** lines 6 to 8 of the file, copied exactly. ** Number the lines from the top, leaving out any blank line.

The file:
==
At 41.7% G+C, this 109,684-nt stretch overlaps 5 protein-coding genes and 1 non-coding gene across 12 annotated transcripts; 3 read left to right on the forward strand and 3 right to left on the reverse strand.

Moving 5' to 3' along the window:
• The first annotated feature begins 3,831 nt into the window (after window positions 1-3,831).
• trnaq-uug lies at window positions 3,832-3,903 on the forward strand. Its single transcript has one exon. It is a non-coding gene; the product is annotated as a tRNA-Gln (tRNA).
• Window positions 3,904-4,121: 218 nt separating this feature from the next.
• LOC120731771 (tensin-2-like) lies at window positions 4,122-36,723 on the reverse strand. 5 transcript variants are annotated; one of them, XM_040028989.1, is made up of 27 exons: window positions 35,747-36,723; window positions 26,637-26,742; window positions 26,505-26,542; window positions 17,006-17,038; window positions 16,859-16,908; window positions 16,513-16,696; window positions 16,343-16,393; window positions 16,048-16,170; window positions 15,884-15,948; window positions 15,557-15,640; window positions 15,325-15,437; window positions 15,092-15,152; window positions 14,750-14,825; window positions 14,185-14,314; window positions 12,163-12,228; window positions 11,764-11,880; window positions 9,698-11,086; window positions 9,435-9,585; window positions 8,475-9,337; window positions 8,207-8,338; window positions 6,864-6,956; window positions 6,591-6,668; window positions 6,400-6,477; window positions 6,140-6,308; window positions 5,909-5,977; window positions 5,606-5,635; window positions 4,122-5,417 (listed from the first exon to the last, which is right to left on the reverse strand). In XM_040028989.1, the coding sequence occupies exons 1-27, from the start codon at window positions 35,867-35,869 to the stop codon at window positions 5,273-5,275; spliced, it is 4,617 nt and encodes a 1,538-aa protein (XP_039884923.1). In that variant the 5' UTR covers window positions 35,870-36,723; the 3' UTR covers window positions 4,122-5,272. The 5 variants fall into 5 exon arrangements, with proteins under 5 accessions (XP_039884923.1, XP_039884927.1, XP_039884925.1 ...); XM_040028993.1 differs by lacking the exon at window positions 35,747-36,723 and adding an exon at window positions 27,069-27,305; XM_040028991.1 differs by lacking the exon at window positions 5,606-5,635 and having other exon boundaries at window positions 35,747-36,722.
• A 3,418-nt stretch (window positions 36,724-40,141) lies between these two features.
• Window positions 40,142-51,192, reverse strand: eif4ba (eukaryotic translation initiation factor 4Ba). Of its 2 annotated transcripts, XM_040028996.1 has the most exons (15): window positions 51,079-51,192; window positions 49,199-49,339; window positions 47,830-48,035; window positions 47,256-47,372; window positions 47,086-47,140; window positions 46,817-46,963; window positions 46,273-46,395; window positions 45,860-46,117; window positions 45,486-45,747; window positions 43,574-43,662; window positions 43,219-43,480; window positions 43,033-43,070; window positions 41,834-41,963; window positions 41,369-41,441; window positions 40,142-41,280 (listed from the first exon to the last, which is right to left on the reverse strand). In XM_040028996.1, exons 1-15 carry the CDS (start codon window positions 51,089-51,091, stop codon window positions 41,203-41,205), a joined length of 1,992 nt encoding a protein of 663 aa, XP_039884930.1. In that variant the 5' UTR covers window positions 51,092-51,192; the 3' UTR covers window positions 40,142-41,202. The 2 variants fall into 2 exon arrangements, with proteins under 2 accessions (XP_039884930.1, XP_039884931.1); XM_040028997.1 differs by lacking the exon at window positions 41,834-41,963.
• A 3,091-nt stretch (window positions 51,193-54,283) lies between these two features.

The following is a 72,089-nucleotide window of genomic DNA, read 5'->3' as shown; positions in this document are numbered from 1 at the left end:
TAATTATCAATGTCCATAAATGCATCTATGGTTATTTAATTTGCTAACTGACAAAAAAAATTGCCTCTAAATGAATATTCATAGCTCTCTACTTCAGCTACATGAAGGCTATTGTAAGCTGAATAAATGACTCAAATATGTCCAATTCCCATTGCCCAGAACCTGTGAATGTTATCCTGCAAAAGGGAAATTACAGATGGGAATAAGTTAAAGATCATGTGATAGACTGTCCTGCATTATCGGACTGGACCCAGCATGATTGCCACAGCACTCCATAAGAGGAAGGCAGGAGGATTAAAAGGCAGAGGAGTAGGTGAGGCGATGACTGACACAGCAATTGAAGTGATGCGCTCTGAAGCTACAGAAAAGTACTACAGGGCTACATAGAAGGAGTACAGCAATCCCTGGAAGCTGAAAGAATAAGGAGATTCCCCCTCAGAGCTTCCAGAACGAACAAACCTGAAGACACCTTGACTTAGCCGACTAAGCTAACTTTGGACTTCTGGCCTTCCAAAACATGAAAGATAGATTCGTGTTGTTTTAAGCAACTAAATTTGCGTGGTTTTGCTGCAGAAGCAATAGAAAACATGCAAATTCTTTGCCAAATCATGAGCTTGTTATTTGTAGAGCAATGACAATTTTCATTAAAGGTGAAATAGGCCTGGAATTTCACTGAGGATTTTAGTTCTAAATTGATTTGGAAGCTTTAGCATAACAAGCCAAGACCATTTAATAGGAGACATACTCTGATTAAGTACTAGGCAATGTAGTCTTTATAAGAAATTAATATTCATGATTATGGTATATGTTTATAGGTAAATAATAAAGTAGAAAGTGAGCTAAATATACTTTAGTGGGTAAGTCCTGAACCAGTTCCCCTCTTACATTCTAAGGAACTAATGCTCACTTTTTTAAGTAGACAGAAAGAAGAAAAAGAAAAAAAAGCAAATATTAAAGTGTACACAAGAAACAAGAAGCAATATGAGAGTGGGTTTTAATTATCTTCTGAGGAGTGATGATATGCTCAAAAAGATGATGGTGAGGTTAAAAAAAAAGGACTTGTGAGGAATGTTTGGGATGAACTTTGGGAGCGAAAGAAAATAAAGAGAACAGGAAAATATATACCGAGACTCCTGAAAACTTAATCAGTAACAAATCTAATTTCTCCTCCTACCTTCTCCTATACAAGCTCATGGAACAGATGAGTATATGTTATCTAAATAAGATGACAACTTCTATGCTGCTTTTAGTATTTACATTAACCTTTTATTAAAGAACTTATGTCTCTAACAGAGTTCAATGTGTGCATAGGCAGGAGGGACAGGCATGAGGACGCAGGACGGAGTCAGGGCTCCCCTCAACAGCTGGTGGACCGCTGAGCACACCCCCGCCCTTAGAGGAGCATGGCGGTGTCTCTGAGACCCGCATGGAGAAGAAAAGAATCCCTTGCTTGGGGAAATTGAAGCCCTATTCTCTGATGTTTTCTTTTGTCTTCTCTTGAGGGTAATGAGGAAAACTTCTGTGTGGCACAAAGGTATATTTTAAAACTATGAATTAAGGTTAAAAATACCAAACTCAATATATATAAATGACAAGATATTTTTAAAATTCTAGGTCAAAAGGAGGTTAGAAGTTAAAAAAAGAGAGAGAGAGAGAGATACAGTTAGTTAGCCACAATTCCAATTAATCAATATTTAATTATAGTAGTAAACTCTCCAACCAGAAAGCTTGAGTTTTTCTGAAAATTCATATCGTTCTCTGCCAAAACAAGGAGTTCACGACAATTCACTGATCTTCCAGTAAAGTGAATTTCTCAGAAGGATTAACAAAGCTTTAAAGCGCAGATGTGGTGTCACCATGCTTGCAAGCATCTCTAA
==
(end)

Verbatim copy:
• LOC120731771 (tensin-2-like) lies at window positions 4,122-36,723 on the reverse strand. 5 transcript variants are annotated; one of them, XM_040028989.1, is made up of 27 exons: window positions 35,747-36,723; window positions 26,637-26,742; window positions 26,505-26,542; window positions 17,006-17,038; window positions 16,859-16,908; window positions 16,513-16,696; window positions 16,343-16,393; window positions 16,048-16,170; window positions 15,884-15,948; window positions 15,557-15,640; window positions 15,325-15,437; window positions 15,092-15,152; window positions 14,750-14,825; window positions 14,185-14,314; window positions 12,163-12,228; window positions 11,764-11,880; window positions 9,698-11,086; window positions 9,435-9,585; window positions 8,475-9,337; window positions 8,207-8,338; window positions 6,864-6,956; window positions 6,591-6,668; window positions 6,400-6,477; window positions 6,140-6,308; window positions 5,909-5,977; window positions 5,606-5,635; window positions 4,122-5,417 (listed from the first exon to the last, which is right to left on the reverse strand). In XM_040028989.1, the coding sequence occupies exons 1-27, from the start codon at window positions 35,867-35,869 to the stop codon at window positions 5,273-5,275; spliced, it is 4,617 nt and encodes a 1,538-aa protein (XP_039884923.1). In that variant the 5' UTR covers window positions 35,870-36,723; the 3' UTR covers window positions 4,122-5,272. The 5 variants fall into 5 exon arrangements, with proteins under 5 accessions (XP_039884923.1, XP_039884927.1, XP_039884925.1 ...); XM_040028993.1 differs by lacking the exon at window positions 35,747-36,723 and adding an exon at window positions 27,069-27,305; XM_040028991.1 differs by lacking the exon at window positions 5,606-5,635 and having other exon boundaries at window positions 35,747-36,722.
• A 3,418-nt stretch (window positions 36,724-40,141) lies between these two features.
• Window positions 40,142-51,192, reverse strand: eif4ba (eukaryotic translation initiation factor 4Ba). Of its 2 annotated transcripts, XM_040028996.1 has the most exons (15): window positions 51,079-51,192; window positions 49,199-49,339; window positions 47,830-48,035; window positions 47,256-47,372; window positions 47,086-47,140; window positions 46,817-46,963; window positions 46,273-46,395; window positions 45,860-46,117; window positions 45,486-45,747; window positions 43,574-43,662; window positions 43,219-43,480; window positions 43,033-43,070; window positions 41,834-41,963; window positions 41,369-41,441; window positions 40,142-41,280 (listed from the first exon to the last, which is right to left on the reverse strand). In XM_040028996.1, exons 1-15 carry the CDS (start codon window positions 51,089-51,091, stop codon window positions 41,203-41,205), a joined length of 1,992 nt encoding a protein of 663 aa, XP_039884930.1. In that variant the 5' UTR covers window positions 51,092-51,192; the 3' UTR covers window positions 40,142-41,202. The 2 variants fall into 2 exon arrangements, with proteins under 2 accessions (XP_039884930.1, XP_039884931.1); XM_040028997.1 differs by lacking the exon at window positions 41,834-41,963.